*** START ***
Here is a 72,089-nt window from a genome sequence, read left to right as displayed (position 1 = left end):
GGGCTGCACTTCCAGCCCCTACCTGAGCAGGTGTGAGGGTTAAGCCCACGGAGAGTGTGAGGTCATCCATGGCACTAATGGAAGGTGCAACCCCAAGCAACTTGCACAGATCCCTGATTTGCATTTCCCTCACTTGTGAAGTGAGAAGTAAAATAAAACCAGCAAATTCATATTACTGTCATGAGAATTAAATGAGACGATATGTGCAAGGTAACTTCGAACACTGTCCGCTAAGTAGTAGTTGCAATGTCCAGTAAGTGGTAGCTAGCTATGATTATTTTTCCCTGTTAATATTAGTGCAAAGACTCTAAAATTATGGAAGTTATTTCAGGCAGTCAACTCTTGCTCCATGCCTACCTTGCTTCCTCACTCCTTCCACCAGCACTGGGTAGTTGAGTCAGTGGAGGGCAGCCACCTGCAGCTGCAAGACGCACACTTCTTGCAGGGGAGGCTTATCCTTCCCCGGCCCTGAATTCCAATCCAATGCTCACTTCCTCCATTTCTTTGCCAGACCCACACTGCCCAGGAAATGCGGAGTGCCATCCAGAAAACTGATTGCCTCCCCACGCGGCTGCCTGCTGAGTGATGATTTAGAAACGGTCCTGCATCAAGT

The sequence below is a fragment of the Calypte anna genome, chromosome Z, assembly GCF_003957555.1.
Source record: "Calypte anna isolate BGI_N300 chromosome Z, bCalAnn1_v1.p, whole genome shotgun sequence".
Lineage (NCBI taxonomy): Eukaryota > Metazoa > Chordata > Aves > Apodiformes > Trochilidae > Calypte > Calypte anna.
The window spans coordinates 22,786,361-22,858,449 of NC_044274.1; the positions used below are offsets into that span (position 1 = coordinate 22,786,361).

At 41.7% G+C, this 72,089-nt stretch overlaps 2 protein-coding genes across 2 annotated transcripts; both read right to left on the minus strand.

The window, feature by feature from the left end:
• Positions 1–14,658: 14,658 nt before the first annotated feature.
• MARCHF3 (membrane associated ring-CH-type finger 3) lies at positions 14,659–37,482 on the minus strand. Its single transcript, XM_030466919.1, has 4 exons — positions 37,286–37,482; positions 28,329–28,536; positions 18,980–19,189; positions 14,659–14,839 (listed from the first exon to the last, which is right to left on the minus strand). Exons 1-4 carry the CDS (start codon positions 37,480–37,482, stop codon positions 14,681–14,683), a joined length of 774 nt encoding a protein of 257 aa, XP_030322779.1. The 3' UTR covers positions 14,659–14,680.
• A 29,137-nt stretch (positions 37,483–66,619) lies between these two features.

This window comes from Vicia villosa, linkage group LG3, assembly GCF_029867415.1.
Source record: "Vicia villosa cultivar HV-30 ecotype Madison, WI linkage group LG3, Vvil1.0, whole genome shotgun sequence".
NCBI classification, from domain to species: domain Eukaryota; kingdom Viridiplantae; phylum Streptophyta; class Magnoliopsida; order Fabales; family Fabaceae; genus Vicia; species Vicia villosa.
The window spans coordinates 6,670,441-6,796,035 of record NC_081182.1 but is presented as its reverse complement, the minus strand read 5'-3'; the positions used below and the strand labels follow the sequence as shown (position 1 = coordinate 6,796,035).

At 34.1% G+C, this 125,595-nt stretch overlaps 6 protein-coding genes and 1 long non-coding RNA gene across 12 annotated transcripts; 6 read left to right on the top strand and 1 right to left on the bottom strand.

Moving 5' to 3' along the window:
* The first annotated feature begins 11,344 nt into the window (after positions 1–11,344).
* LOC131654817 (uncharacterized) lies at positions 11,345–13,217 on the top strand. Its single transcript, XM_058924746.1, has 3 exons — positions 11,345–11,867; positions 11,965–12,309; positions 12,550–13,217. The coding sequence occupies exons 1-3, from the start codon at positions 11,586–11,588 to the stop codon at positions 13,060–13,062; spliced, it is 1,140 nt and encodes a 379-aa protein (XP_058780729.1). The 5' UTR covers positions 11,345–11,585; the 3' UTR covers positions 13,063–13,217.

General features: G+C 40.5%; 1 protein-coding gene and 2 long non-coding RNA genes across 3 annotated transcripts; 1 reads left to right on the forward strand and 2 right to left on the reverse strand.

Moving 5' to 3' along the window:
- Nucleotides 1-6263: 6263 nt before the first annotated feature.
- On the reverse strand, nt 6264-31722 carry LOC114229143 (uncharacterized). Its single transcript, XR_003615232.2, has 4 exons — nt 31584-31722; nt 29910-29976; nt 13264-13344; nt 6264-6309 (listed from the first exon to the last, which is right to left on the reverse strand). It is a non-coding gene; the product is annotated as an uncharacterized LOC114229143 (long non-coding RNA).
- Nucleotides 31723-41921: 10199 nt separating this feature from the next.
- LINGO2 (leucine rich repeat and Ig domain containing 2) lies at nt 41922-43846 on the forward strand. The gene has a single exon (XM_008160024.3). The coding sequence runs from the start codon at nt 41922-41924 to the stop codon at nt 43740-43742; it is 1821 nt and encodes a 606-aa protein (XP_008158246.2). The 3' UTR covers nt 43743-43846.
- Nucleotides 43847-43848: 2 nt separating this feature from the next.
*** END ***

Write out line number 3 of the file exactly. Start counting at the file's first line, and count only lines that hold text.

The sequence below is a fragment of the Calypte anna genome, chromosome Z, assembly GCF_003957555.1.